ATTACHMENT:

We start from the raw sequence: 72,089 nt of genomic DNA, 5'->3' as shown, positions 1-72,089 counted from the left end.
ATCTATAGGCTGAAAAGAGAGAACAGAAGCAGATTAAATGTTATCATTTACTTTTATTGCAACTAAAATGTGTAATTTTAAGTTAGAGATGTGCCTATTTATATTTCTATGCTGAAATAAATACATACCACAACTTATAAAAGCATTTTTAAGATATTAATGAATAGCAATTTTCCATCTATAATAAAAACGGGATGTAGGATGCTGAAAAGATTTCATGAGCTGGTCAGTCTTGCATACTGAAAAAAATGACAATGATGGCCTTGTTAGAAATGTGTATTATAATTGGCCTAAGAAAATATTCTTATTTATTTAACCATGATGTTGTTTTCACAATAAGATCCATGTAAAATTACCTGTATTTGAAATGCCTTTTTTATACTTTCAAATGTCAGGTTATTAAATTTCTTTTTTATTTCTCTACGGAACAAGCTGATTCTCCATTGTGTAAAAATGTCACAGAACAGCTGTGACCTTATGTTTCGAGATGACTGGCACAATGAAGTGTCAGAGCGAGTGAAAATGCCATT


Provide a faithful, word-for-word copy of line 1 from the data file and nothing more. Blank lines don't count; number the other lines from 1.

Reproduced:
We start from the raw sequence: 72,089 nt of genomic DNA, 5'->3' as shown, positions 1-72,089 counted from the left end.